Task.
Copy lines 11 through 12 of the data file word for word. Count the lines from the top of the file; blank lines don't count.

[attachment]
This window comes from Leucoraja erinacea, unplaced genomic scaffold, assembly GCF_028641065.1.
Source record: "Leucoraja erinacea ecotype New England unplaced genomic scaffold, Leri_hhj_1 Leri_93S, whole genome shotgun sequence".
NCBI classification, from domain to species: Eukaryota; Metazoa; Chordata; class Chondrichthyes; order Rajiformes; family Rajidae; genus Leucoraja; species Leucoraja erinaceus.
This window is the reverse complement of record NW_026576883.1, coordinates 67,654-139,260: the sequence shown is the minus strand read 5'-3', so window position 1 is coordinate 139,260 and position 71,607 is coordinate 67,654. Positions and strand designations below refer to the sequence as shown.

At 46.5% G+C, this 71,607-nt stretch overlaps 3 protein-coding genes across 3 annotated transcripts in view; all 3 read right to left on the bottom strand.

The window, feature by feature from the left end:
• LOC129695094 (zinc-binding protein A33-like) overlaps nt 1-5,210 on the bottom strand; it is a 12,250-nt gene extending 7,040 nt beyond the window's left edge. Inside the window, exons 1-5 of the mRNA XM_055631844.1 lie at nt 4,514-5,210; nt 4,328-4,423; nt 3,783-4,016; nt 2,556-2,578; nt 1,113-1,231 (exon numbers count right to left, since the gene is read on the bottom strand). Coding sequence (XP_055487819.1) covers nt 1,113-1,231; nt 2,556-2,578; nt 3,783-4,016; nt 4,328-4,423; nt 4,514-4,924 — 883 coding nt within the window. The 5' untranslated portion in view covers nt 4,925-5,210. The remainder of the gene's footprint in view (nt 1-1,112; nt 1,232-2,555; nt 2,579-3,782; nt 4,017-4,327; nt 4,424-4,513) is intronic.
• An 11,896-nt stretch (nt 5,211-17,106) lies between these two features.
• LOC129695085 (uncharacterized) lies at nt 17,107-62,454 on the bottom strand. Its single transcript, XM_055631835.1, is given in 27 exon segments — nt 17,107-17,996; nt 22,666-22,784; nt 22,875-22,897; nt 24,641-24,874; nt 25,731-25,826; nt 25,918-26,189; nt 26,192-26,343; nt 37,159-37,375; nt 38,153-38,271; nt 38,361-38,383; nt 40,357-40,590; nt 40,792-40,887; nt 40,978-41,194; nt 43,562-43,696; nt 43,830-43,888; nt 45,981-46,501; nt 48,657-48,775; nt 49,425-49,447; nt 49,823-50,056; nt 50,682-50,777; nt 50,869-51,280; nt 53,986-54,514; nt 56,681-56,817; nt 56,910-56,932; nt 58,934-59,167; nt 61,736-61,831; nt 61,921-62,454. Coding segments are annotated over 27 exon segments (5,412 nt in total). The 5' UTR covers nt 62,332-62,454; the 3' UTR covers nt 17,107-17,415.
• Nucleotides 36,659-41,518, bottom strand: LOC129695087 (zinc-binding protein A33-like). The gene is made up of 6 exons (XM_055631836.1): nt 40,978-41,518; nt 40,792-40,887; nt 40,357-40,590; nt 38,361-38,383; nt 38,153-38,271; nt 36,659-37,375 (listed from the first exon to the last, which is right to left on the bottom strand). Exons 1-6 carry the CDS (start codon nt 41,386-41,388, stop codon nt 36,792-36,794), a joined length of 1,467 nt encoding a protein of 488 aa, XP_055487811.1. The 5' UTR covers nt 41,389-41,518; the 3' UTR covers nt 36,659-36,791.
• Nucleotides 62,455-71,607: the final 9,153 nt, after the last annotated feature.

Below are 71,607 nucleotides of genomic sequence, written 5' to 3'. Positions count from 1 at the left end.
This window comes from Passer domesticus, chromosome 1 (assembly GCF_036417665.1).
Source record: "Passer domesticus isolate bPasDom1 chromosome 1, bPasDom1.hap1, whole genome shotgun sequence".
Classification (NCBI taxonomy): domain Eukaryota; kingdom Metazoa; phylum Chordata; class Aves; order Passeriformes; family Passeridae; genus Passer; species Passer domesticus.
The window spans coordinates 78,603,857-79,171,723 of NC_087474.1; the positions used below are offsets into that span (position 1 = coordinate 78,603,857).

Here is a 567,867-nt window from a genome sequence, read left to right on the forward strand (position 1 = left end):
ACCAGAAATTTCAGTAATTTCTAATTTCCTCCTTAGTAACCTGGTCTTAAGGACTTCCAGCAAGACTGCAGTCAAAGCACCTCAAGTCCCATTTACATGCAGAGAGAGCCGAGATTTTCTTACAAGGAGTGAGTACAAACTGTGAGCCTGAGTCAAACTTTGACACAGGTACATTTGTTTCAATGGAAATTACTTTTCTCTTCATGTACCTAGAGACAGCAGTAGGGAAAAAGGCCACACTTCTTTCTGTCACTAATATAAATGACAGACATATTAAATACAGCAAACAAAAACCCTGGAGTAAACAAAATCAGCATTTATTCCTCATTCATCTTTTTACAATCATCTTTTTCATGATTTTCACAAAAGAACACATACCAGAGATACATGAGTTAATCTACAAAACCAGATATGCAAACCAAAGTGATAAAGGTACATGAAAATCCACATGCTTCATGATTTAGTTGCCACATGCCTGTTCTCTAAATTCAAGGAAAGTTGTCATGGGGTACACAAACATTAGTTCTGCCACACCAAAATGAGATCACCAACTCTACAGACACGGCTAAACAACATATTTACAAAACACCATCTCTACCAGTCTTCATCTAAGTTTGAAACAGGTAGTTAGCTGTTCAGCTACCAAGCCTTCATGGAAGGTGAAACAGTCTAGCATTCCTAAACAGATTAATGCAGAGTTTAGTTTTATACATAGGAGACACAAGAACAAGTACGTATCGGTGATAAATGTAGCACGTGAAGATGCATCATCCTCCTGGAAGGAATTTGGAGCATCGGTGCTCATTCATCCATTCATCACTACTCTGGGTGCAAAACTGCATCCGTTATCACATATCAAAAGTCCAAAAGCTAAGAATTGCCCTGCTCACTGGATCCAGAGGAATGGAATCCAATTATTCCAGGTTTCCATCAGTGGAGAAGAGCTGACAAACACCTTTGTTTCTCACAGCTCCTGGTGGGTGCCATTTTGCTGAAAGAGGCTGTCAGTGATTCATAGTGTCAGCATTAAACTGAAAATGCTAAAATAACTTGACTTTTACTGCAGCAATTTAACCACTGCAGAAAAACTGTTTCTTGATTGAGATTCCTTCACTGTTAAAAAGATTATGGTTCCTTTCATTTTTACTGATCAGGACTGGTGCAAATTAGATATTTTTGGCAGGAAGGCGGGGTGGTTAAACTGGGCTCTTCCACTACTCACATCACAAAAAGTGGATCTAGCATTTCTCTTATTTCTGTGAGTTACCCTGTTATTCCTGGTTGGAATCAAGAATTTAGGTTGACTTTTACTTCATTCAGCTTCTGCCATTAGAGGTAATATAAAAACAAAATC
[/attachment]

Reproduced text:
• Nucleotides 62,455-71,607: the final 9,153 nt, after the last annotated feature.

Below are 71,607 nucleotides of genomic sequence, written 5' to 3'. Positions count from 1 at the left end.